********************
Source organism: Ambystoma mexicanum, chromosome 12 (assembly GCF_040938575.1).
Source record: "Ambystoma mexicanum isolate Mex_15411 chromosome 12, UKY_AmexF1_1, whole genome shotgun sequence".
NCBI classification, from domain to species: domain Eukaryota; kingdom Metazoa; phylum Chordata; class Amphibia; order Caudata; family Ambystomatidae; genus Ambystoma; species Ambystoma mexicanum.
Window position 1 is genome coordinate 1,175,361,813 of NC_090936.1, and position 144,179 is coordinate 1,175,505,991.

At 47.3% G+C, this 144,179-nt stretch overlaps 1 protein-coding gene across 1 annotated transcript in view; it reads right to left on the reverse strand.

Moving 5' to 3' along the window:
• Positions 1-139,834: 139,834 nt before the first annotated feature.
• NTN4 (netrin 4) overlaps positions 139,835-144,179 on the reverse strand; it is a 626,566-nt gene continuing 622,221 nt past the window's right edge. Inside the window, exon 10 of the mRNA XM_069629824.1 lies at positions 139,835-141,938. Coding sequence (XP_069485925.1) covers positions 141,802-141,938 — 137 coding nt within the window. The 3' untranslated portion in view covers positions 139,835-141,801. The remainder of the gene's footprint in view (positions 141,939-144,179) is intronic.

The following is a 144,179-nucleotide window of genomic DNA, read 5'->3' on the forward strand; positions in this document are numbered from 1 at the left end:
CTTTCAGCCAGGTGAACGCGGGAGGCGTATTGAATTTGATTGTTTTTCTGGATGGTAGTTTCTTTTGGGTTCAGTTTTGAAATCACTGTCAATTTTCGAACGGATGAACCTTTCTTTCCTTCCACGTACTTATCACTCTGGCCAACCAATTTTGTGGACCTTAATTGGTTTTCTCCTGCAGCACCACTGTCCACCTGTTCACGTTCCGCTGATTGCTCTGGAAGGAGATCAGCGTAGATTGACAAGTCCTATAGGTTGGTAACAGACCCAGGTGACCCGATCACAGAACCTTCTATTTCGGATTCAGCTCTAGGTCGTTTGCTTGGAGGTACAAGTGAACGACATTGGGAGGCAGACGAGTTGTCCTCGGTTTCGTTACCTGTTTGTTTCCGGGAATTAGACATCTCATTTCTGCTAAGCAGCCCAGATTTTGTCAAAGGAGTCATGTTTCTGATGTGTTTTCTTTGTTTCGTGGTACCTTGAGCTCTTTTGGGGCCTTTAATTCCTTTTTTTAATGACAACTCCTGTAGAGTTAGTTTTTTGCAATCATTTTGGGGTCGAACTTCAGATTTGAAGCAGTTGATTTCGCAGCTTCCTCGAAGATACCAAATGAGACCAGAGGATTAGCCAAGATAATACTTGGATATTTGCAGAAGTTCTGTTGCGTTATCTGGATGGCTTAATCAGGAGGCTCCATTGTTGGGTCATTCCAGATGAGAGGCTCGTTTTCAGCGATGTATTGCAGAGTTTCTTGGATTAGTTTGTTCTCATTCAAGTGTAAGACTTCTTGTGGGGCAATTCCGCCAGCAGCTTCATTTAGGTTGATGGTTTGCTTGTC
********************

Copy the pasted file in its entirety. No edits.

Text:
Source organism: Ambystoma mexicanum, chromosome 12 (assembly GCF_040938575.1).
Source record: "Ambystoma mexicanum isolate Mex_15411 chromosome 12, UKY_AmexF1_1, whole genome shotgun sequence".
NCBI classification, from domain to species: domain Eukaryota; kingdom Metazoa; phylum Chordata; class Amphibia; order Caudata; family Ambystomatidae; genus Ambystoma; species Ambystoma mexicanum.
Window position 1 is genome coordinate 1,175,361,813 of NC_090936.1, and position 144,179 is coordinate 1,175,505,991.

At 47.3% G+C, this 144,179-nt stretch overlaps 1 protein-coding gene across 1 annotated transcript in view; it reads right to left on the reverse strand.

Moving 5' to 3' along the window:
• Positions 1-139,834: 139,834 nt before the first annotated feature.
• NTN4 (netrin 4) overlaps positions 139,835-144,179 on the reverse strand; it is a 626,566-nt gene continuing 622,221 nt past the window's right edge. Inside the window, exon 10 of the mRNA XM_069629824.1 lies at positions 139,835-141,938. Coding sequence (XP_069485925.1) covers positions 141,802-141,938 — 137 coding nt within the window. The 3' untranslated portion in view covers positions 139,835-141,801. The remainder of the gene's footprint in view (positions 141,939-144,179) is intronic.

The following is a 144,179-nucleotide window of genomic DNA, read 5'->3' on the forward strand; positions in this document are numbered from 1 at the left end:
CTTTCAGCCAGGTGAACGCGGGAGGCGTATTGAATTTGATTGTTTTTCTGGATGGTAGTTTCTTTTGGGTTCAGTTTTGAAATCACTGTCAATTTTCGAACGGATGAACCTTTCTTTCCTTCCACGTACTTATCACTCTGGCCAACCAATTTTGTGGACCTTAATTGGTTTTCTCCTGCAGCACCACTGTCCACCTGTTCACGTTCCGCTGATTGCTCTGGAAGGAGATCAGCGTAGATTGACAAGTCCTATAGGTTGGTAACAGACCCAGGTGACCCGATCACAGAACCTTCTATTTCGGATTCAGCTCTAGGTCGTTTGCTTGGAGGTACAAGTGAACGACATTGGGAGGCAGACGAGTTGTCCTCGGTTTCGTTACCTGTTTGTTTCCGGGAATTAGACATCTCATTTCTGCTAAGCAGCCCAGATTTTGTCAAAGGAGTCATGTTTCTGATGTGTTTTCTTTGTTTCGTGGTACCTTGAGCTCTTTTGGGGCCTTTAATTCCTTTTTTTAATGACAACTCCTGTAGAGTTAGTTTTTTGCAATCATTTTGGGGTCGAACTTCAGATTTGAAGCAGTTGATTTCGCAGCTTCCTCGAAGATACCAAATGAGACCAGAGGATTAGCCAAGATAATACTTGGATATTTGCAGAAGTTCTGTTGCGTTATCTGGATGGCTTAATCAGGAGGCTCCATTGTTGGGTCATTCCAGATGAGAGGCTCGTTTTCAGCGATGTATTGCAGAGTTTCTTGGATTAGTTTGTTCTCATTCAAGTGTAAGACTTCTTGTGGGGCAATTCCGCCAGCAGCTTCATTTAGGTTGATGGTTTGCTTGTC